Mediators of a Randomized Controlled Physical Activity Intervention for Breast Cancer Survivors

in Journal of Sport and Exercise Psychology

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Carolyn RabinThe Miriam Hospital and Brown Medical School

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Bernardine M. PintoThe Miriam Hospital and Brown Medical School

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Georita M. FriersonThe Miriam Hospital and Brown Medical School

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Physical activity (PA) interventions diminish some of the physical and psychosocial sequelae of breast cancer diagnosis and treatment. To increase intervention efficacy and portability, it is necessary to determine the factors mediating intervention effects on physical and psychosocial outcomes. This study presents mediator analyses from a randomized controlled trial of a home-based PA intervention (focused primarily on brisk walking) for breast cancer survivors. Eighty-six survivors were randomized to PA or contact control groups (mean age = 53.42 years, SD = 9.08 and 52.86 years, SD = 10.38 respectively; mean time since diagnosis < 2 years). The PA intervention was based on the transtheoretical model (TTM). Kraemerʼs approach was used to test hypothesized mediators. TTM variables did not mediate intervention effects on PA. Data indicate that increases in moderate-intensity PA and improved fitness may mediate intervention effects on vigor (β = .21; p = .01) and fatigue (β = .24; p = .05) and suggest the value of future research on these potential mediators.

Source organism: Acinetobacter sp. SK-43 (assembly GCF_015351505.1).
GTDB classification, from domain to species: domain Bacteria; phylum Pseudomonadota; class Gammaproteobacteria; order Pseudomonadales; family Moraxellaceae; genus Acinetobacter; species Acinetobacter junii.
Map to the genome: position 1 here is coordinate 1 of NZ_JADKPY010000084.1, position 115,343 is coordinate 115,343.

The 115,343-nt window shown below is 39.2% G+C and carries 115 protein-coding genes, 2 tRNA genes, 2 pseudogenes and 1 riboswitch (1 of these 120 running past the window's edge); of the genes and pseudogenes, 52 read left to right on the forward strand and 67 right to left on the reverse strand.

All three authors are with the Centers for Behavioral and Preventive Medicine, the Miriam Hospital and Brown Medical School, Providence, RI 02903; Frierson is also with Diversity Programs & Research Initiatives, Cooper Institute, Dallas, TX 75230.

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